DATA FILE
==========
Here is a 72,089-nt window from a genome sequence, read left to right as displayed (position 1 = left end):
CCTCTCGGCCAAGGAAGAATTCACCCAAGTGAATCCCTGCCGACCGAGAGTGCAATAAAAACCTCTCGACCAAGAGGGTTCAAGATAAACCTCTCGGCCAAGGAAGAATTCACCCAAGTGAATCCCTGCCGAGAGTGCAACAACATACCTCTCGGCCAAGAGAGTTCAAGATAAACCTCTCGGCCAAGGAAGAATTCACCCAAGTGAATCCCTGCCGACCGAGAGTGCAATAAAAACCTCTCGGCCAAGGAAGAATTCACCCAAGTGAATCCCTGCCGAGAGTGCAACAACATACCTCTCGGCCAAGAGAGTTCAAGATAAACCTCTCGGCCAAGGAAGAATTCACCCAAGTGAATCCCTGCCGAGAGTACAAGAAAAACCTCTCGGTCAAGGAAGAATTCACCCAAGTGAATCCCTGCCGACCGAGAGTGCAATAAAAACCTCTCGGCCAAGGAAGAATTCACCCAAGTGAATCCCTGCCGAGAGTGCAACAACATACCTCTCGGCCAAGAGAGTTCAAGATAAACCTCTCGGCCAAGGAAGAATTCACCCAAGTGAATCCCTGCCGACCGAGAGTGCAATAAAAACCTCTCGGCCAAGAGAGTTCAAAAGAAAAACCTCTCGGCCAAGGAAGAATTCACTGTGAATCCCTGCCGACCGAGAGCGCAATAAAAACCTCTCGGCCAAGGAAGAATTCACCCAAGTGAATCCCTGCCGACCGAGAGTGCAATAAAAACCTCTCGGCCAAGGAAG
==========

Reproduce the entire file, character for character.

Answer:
Here is a 72,089-nt window from a genome sequence, read left to right as displayed (position 1 = left end):
CCTCTCGGCCAAGGAAGAATTCACCCAAGTGAATCCCTGCCGACCGAGAGTGCAATAAAAACCTCTCGACCAAGAGGGTTCAAGATAAACCTCTCGGCCAAGGAAGAATTCACCCAAGTGAATCCCTGCCGAGAGTGCAACAACATACCTCTCGGCCAAGAGAGTTCAAGATAAACCTCTCGGCCAAGGAAGAATTCACCCAAGTGAATCCCTGCCGACCGAGAGTGCAATAAAAACCTCTCGGCCAAGGAAGAATTCACCCAAGTGAATCCCTGCCGAGAGTGCAACAACATACCTCTCGGCCAAGAGAGTTCAAGATAAACCTCTCGGCCAAGGAAGAATTCACCCAAGTGAATCCCTGCCGAGAGTACAAGAAAAACCTCTCGGTCAAGGAAGAATTCACCCAAGTGAATCCCTGCCGACCGAGAGTGCAATAAAAACCTCTCGGCCAAGGAAGAATTCACCCAAGTGAATCCCTGCCGAGAGTGCAACAACATACCTCTCGGCCAAGAGAGTTCAAGATAAACCTCTCGGCCAAGGAAGAATTCACCCAAGTGAATCCCTGCCGACCGAGAGTGCAATAAAAACCTCTCGGCCAAGAGAGTTCAAAAGAAAAACCTCTCGGCCAAGGAAGAATTCACTGTGAATCCCTGCCGACCGAGAGCGCAATAAAAACCTCTCGGCCAAGGAAGAATTCACCCAAGTGAATCCCTGCCGACCGAGAGTGCAATAAAAACCTCTCGGCCAAGGAAG